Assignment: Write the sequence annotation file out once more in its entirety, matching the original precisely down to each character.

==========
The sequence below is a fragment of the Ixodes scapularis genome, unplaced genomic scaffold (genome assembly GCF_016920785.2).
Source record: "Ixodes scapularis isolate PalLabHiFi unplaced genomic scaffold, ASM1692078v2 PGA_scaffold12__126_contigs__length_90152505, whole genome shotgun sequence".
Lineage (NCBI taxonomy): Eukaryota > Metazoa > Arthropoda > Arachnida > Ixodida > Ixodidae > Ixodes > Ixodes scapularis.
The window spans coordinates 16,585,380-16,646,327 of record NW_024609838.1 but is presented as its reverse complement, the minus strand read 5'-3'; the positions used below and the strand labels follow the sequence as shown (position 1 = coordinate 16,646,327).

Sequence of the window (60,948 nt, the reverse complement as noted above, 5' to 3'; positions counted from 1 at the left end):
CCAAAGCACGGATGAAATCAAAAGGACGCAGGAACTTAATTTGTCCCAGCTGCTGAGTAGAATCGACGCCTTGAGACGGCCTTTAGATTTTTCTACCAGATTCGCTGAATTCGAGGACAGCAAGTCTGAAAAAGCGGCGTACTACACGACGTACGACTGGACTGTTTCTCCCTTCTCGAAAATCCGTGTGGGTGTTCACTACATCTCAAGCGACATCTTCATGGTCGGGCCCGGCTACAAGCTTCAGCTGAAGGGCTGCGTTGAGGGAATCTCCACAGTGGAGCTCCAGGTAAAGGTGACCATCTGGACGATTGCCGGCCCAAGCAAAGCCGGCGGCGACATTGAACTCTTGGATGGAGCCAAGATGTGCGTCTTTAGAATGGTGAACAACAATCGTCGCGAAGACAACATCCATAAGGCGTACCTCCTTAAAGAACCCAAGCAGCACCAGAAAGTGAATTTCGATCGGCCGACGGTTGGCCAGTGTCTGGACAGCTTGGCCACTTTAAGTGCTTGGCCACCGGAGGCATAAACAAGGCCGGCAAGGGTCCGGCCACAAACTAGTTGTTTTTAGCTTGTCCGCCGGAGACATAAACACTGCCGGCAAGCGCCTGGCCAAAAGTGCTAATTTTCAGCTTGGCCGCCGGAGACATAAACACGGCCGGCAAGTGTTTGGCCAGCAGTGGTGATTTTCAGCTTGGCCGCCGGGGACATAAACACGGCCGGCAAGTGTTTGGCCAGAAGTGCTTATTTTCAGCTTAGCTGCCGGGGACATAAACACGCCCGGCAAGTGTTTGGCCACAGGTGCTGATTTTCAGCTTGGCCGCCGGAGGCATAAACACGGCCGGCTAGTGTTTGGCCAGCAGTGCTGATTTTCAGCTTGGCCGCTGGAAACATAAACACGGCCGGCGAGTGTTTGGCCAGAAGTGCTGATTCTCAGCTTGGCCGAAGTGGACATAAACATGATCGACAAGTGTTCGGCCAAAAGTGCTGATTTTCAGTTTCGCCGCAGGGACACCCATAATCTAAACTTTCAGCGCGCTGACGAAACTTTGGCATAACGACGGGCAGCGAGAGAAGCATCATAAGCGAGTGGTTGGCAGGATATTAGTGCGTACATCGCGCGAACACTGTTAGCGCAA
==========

The sequence below is a fragment of the Ixodes scapularis genome, unplaced genomic scaffold (genome assembly GCF_016920785.2).
Source record: "Ixodes scapularis isolate PalLabHiFi unplaced genomic scaffold, ASM1692078v2 PGA_scaffold12__126_contigs__length_90152505, whole genome shotgun sequence".
Lineage (NCBI taxonomy): Eukaryota > Metazoa > Arthropoda > Arachnida > Ixodida > Ixodidae > Ixodes > Ixodes scapularis.
The window spans coordinates 16,585,380-16,646,327 of record NW_024609838.1 but is presented as its reverse complement, the minus strand read 5'-3'; the positions used below and the strand labels follow the sequence as shown (position 1 = coordinate 16,646,327).

Sequence of the window (60,948 nt, the reverse complement as noted above, 5' to 3'; positions counted from 1 at the left end):
CCAAAGCACGGATGAAATCAAAAGGACGCAGGAACTTAATTTGTCCCAGCTGCTGAGTAGAATCGACGCCTTGAGACGGCCTTTAGATTTTTCTACCAGATTCGCTGAATTCGAGGACAGCAAGTCTGAAAAAGCGGCGTACTACACGACGTACGACTGGACTGTTTCTCCCTTCTCGAAAATCCGTGTGGGTGTTCACTACATCTCAAGCGACATCTTCATGGTCGGGCCCGGCTACAAGCTTCAGCTGAAGGGCTGCGTTGAGGGAATCTCCACAGTGGAGCTCCAGGTAAAGGTGACCATCTGGACGATTGCCGGCCCAAGCAAAGCCGGCGGCGACATTGAACTCTTGGATGGAGCCAAGATGTGCGTCTTTAGAATGGTGAACAACAATCGTCGCGAAGACAACATCCATAAGGCGTACCTCCTTAAAGAACCCAAGCAGCACCAGAAAGTGAATTTCGATCGGCCGACGGTTGGCCAGTGTCTGGACAGCTTGGCCACTTTAAGTGCTTGGCCACCGGAGGCATAAACAAGGCCGGCAAGGGTCCGGCCACAAACTAGTTGTTTTTAGCTTGTCCGCCGGAGACATAAACACTGCCGGCAAGCGCCTGGCCAAAAGTGCTAATTTTCAGCTTGGCCGCCGGAGACATAAACACGGCCGGCAAGTGTTTGGCCAGCAGTGGTGATTTTCAGCTTGGCCGCCGGGGACATAAACACGGCCGGCAAGTGTTTGGCCAGAAGTGCTTATTTTCAGCTTAGCTGCCGGGGACATAAACACGCCCGGCAAGTGTTTGGCCACAGGTGCTGATTTTCAGCTTGGCCGCCGGAGGCATAAACACGGCCGGCTAGTGTTTGGCCAGCAGTGCTGATTTTCAGCTTGGCCGCTGGAAACATAAACACGGCCGGCGAGTGTTTGGCCAGAAGTGCTGATTCTCAGCTTGGCCGAAGTGGACATAAACATGATCGACAAGTGTTCGGCCAAAAGTGCTGATTTTCAGTTTCGCCGCAGGGACACCCATAATCTAAACTTTCAGCGCGCTGACGAAACTTTGGCATAACGACGGGCAGCGAGAGAAGCATCATAAGCGAGTGGTTGGCAGGATATTAGTGCGTACATCGCGCGAACACTGTTAGCGCAA